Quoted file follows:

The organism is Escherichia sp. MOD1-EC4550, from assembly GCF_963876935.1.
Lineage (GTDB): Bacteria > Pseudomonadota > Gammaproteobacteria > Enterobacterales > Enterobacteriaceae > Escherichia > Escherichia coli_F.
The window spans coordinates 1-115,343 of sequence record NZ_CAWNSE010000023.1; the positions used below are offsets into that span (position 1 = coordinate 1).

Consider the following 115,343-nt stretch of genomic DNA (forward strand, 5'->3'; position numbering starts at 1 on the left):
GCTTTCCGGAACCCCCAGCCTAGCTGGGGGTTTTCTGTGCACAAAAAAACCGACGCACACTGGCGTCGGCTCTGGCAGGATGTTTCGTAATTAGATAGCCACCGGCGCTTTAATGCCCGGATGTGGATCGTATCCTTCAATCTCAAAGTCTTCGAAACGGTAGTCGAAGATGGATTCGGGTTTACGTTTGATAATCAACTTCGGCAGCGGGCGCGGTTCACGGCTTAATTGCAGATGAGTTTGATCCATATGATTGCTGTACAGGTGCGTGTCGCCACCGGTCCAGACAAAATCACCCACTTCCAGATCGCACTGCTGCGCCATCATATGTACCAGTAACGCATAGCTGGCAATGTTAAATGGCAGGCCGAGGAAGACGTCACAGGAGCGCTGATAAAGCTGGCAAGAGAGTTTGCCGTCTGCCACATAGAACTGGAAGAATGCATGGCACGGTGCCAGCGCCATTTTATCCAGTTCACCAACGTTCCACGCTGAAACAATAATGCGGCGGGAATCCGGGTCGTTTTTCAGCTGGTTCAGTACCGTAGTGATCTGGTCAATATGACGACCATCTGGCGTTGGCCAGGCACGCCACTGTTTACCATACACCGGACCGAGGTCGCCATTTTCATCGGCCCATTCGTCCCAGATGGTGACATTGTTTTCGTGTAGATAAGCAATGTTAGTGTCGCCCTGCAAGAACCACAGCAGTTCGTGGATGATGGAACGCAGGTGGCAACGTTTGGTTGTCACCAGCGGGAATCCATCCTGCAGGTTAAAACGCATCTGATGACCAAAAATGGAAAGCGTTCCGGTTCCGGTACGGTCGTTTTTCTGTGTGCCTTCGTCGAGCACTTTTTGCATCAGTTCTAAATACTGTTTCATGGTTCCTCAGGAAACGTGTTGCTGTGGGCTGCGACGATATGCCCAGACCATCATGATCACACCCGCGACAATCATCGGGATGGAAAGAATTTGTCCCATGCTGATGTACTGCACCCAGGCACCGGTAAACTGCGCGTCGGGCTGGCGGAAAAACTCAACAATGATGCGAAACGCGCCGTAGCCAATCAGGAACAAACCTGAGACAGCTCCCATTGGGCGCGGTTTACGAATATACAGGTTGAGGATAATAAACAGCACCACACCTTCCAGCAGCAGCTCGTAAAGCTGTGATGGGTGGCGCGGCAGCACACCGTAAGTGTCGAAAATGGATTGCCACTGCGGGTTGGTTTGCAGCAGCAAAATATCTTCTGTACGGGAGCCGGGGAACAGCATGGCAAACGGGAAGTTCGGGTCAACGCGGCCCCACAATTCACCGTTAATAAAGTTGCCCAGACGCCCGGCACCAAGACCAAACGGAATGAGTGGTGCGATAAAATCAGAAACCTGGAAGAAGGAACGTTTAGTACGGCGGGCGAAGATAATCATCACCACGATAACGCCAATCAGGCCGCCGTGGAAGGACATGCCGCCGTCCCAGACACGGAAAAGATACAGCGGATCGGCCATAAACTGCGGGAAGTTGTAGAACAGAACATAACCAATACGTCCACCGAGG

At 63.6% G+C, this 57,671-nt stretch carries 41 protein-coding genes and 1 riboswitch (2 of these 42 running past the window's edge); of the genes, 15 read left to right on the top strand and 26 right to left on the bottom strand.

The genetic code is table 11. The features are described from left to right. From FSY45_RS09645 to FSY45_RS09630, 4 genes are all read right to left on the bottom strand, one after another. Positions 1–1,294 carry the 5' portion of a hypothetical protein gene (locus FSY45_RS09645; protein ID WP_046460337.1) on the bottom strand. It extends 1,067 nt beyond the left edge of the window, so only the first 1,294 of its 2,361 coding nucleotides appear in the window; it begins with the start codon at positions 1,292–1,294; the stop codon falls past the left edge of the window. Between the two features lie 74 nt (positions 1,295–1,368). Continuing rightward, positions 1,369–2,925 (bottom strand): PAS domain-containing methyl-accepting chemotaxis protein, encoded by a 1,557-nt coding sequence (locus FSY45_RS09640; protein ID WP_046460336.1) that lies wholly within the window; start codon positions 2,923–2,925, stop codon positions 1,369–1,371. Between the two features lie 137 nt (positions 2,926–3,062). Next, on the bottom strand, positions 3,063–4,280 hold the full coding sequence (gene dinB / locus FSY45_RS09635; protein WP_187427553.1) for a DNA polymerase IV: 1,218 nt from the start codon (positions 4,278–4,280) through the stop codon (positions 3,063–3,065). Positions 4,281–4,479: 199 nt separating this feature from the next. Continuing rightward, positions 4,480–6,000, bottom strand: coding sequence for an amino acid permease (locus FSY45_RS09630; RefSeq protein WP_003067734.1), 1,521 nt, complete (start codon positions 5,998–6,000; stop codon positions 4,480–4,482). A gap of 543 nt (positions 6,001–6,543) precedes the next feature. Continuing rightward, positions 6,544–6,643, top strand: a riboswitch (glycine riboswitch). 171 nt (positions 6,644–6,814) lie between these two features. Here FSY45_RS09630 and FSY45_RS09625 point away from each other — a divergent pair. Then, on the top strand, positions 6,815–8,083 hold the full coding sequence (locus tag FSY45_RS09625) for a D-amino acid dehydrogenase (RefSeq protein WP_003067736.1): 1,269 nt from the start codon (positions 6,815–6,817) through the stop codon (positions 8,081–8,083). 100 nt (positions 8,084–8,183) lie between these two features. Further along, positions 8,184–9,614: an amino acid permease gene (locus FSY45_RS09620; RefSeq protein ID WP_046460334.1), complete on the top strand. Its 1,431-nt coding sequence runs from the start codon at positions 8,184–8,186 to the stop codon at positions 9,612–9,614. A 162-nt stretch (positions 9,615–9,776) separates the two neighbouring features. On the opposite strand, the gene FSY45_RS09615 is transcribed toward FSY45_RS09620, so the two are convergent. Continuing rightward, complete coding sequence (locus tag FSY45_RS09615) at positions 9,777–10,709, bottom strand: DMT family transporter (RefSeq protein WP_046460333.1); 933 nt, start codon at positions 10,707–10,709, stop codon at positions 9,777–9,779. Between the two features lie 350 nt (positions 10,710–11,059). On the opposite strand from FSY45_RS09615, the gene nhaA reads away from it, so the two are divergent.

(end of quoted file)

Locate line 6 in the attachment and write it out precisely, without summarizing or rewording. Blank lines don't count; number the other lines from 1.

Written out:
At 63.6% G+C, this 57,671-nt stretch carries 41 protein-coding genes and 1 riboswitch (2 of these 42 running past the window's edge); of the genes, 15 read left to right on the top strand and 26 right to left on the bottom strand.